In Oakland, a newspaper fights for its life
In the ``other'' city on the bay, as Oakland is sometimes called in deference to its glamorous neighbor, San Francisco, the first black owner of a major metropolitan daily newspaper in the United States is trying very hard not to become the first black ex-owner of such a publication. Robert Maynard recently marked the third anniversary of his purchase from the Gannett chain of the venerable Oakland Tribune. The paper was in trouble when he bought it, and Mr. Maynard has a way to go to restore it to its former prosperity.
The Tribune, which for most of its 112-year history was the Oakland Tribune, serves a much more extensive and populous area than the newpaper did when it was owned (1915-77) by the Knowland family. The last Knowland to run the publication was the late William F. Knowland, who was a Republican US senator from California from 1945 to 1959.
When publisher Bob Maynard became majority owner in 1983, the Tribune's circulation had dipped far below the 200,000 it once boasted and advertising was also slumping. At the same time, the paper was bucking the inroads of the San Francisco Chronicle and Examiner across the bay as well as aggressive competition from the Contra Costa Times in nearby Walnut Creek, and the San Jose Mercury News to the south.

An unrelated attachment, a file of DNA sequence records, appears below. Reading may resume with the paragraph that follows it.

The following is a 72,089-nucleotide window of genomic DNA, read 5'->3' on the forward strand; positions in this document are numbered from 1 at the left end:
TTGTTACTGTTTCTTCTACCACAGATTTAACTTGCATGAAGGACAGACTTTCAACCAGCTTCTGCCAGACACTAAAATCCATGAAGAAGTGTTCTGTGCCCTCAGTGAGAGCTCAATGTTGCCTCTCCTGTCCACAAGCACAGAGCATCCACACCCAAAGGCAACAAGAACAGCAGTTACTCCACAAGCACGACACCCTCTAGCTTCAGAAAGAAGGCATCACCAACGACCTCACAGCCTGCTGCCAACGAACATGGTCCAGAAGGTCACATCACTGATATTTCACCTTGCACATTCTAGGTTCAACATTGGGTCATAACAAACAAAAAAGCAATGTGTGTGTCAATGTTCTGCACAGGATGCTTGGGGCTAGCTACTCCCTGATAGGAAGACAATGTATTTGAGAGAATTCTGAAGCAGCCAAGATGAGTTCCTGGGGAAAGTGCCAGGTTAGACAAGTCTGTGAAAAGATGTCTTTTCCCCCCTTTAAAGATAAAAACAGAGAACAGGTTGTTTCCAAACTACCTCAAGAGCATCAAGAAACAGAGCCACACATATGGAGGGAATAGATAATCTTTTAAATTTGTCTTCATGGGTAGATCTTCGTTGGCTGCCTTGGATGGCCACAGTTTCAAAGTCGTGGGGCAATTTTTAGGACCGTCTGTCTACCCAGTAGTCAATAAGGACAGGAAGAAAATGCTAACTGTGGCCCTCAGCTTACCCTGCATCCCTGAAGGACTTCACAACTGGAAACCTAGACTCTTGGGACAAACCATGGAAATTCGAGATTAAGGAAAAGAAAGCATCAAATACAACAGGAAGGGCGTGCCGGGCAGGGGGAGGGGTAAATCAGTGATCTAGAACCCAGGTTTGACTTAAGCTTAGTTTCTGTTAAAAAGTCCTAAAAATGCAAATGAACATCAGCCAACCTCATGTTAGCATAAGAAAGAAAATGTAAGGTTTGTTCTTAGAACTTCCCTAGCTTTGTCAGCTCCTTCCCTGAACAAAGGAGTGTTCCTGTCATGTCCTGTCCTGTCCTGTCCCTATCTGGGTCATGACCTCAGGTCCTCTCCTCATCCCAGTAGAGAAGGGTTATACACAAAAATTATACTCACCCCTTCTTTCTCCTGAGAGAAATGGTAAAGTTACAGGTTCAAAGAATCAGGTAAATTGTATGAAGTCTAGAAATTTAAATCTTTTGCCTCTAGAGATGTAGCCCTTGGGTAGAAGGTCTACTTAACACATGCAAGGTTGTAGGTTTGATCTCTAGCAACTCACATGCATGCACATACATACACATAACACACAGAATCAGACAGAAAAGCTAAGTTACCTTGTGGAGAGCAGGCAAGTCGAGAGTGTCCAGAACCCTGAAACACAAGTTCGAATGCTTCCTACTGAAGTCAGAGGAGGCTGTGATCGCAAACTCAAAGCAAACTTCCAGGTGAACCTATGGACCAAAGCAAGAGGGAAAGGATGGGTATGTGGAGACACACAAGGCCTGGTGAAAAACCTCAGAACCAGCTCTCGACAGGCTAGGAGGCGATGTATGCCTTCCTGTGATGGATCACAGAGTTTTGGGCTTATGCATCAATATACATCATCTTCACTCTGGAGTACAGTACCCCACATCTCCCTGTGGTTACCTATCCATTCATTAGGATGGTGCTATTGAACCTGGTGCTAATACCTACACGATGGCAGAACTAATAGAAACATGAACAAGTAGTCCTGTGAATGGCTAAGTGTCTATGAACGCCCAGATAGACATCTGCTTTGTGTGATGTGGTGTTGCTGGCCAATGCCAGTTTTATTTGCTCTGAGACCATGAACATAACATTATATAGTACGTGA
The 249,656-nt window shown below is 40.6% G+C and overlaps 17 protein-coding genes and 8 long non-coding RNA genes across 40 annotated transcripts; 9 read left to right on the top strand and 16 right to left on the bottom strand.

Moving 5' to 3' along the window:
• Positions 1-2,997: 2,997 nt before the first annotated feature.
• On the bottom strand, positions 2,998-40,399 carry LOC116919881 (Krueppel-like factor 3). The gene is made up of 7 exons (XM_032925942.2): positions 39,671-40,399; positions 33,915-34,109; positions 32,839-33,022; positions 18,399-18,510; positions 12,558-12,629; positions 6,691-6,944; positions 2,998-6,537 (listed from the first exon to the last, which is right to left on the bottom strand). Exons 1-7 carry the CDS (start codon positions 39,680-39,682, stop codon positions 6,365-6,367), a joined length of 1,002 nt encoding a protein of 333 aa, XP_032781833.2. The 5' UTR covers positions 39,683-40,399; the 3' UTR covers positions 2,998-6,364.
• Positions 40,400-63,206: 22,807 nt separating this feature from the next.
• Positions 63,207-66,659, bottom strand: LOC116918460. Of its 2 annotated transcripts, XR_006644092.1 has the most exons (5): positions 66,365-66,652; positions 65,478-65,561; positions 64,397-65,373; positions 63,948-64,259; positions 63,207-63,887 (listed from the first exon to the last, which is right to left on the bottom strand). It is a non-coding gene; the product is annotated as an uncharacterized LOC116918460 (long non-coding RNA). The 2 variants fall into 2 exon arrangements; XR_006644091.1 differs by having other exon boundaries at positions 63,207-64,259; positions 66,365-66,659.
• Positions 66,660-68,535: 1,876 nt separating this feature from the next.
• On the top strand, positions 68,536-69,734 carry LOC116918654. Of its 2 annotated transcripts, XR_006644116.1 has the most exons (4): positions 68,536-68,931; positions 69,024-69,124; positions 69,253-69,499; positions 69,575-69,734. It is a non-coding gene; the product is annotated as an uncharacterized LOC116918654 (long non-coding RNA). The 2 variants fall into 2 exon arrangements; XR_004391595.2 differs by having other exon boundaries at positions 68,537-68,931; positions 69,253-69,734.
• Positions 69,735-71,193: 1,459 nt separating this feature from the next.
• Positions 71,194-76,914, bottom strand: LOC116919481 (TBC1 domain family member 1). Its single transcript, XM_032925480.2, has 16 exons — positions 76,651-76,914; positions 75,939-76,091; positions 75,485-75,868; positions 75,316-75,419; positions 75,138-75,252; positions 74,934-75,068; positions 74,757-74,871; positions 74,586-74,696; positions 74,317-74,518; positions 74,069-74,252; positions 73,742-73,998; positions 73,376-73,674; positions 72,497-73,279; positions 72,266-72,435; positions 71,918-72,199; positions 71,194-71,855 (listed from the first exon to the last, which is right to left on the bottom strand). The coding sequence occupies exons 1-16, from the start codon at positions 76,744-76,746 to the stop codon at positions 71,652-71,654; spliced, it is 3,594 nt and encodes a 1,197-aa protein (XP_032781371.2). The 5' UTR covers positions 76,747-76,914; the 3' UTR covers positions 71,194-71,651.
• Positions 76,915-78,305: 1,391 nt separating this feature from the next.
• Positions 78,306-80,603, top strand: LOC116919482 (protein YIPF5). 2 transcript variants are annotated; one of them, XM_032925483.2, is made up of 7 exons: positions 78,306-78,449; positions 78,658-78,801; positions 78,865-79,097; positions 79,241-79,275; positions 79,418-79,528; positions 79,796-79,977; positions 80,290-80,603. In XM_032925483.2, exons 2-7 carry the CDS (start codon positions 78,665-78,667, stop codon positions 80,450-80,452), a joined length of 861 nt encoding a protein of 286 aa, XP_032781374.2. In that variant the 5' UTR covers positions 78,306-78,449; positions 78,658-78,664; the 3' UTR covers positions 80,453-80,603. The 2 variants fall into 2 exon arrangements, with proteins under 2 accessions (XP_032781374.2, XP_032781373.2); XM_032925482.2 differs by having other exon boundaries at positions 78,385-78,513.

The Tribune's daily circulation now is some 151,000, short of the goal of 170,000 by 1986 that Maynard set for his paper.
Oakland's population is 46.9 percent black, and it has a black mayor. In a 1983 report on US cities it was dubbed ``the most integrated city in America.'' But Maynard isn't concerned about his unique situation. He says The Tribune is neither a racial nor a racist newspaper. ``The only thing that matters at this newspaper is the quality of its content, not the color of its owner,'' he declares.
Behind his deep voice and optimistic words, Maynard sees himself as more than a man seeking to revitalize a newspaper.
He sees himself as part of a new Oakland, a business and family man who can be not only a role model for other blacks, but a good citizen of a multiracial city.
His professional aim is to make The Tribune the ``voice of East Bay,'' the term used to describe the sprawling metropolitan area which fronts on the eastern shore of San Francisco and San Pablo bays.
The entire area, including Oakland, is only 15 percent black, and much of it is comprised of affluent, white suburbs.
Maynard expresses complete confidence in Oakland. ``We have a sprinkling of eyesore communities,'' he said. ``But this is a gorgeous city. Oakland is coming back. Downtown is rising. Our opportunity is right here!''